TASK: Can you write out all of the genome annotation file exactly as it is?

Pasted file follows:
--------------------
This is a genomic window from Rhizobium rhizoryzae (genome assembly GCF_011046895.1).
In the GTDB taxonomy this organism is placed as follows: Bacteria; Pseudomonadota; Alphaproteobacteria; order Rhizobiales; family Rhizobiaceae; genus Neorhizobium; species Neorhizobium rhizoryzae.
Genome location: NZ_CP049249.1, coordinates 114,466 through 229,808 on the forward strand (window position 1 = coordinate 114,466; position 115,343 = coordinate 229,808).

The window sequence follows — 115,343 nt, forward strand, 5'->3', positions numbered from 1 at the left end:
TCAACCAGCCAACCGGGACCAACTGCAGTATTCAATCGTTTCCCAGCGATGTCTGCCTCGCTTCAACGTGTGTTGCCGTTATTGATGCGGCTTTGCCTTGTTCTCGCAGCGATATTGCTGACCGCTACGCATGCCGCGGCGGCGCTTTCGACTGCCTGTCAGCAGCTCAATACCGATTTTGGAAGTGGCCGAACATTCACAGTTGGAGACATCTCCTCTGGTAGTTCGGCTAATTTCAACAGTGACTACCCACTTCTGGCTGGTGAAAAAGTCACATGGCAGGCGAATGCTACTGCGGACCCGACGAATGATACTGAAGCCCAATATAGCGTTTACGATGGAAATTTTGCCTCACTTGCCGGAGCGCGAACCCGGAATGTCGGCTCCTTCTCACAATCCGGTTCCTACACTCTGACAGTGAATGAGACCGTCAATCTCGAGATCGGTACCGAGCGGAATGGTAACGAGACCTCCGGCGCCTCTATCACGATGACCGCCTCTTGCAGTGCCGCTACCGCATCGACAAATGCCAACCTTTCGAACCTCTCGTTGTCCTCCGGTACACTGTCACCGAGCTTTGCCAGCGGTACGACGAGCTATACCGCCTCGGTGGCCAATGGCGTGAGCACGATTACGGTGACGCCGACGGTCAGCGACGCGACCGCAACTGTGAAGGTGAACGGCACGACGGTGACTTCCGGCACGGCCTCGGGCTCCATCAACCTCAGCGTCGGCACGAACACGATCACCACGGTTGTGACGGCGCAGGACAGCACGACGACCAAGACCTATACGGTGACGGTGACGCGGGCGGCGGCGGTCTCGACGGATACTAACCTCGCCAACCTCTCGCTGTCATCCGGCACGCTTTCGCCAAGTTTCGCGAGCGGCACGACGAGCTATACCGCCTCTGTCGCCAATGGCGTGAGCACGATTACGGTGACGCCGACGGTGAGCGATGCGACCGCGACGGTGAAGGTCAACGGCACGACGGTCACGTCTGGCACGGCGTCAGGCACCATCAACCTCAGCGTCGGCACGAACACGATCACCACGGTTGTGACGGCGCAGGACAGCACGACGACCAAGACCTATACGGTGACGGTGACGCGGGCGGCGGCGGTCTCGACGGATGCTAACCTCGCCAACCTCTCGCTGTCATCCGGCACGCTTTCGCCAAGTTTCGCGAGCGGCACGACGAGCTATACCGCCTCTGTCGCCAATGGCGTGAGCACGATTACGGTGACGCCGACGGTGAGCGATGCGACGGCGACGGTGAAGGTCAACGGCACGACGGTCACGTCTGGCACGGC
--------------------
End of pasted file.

This is a genomic window from Rhizobium rhizoryzae (genome assembly GCF_011046895.1).
In the GTDB taxonomy this organism is placed as follows: Bacteria; Pseudomonadota; Alphaproteobacteria; order Rhizobiales; family Rhizobiaceae; genus Neorhizobium; species Neorhizobium rhizoryzae.
Genome location: NZ_CP049249.1, coordinates 114,466 through 229,808 on the forward strand (window position 1 = coordinate 114,466; position 115,343 = coordinate 229,808).

The window sequence follows — 115,343 nt, forward strand, 5'->3', positions numbered from 1 at the left end:
TCAACCAGCCAACCGGGACCAACTGCAGTATTCAATCGTTTCCCAGCGATGTCTGCCTCGCTTCAACGTGTGTTGCCGTTATTGATGCGGCTTTGCCTTGTTCTCGCAGCGATATTGCTGACCGCTACGCATGCCGCGGCGGCGCTTTCGACTGCCTGTCAGCAGCTCAATACCGATTTTGGAAGTGGCCGAACATTCACAGTTGGAGACATCTCCTCTGGTAGTTCGGCTAATTTCAACAGTGACTACCCACTTCTGGCTGGTGAAAAAGTCACATGGCAGGCGAATGCTACTGCGGACCCGACGAATGATACTGAAGCCCAATATAGCGTTTACGATGGAAATTTTGCCTCACTTGCCGGAGCGCGAACCCGGAATGTCGGCTCCTTCTCACAATCCGGTTCCTACACTCTGACAGTGAATGAGACCGTCAATCTCGAGATCGGTACCGAGCGGAATGGTAACGAGACCTCCGGCGCCTCTATCACGATGACCGCCTCTTGCAGTGCCGCTACCGCATCGACAAATGCCAACCTTTCGAACCTCTCGTTGTCCTCCGGTACACTGTCACCGAGCTTTGCCAGCGGTACGACGAGCTATACCGCCTCGGTGGCCAATGGCGTGAGCACGATTACGGTGACGCCGACGGTCAGCGACGCGACCGCAACTGTGAAGGTGAACGGCACGACGGTGACTTCCGGCACGGCCTCGGGCTCCATCAACCTCAGCGTCGGCACGAACACGATCACCACGGTTGTGACGGCGCAGGACAGCACGACGACCAAGACCTATACGGTGACGGTGACGCGGGCGGCGGCGGTCTCGACGGATACTAACCTCGCCAACCTCTCGCTGTCATCCGGCACGCTTTCGCCAAGTTTCGCGAGCGGCACGACGAGCTATACCGCCTCTGTCGCCAATGGCGTGAGCACGATTACGGTGACGCCGACGGTGAGCGATGCGACCGCGACGGTGAAGGTCAACGGCACGACGGTCACGTCTGGCACGGCGTCAGGCACCATCAACCTCAGCGTCGGCACGAACACGATCACCACGGTTGTGACGGCGCAGGACAGCACGACGACCAAGACCTATACGGTGACGGTGACGCGGGCGGCGGCGGTCTCGACGGATGCTAACCTCGCCAACCTCTCGCTGTCATCCGGCACGCTTTCGCCAAGTTTCGCGAGCGGCACGACGAGCTATACCGCCTCTGTCGCCAATGGCGTGAGCACGATTACGGTGACGCCGACGGTGAGCGATGCGACGGCGACGGTGAAGGTCAACGGCACGACGGTCACGTCTGGCACGGC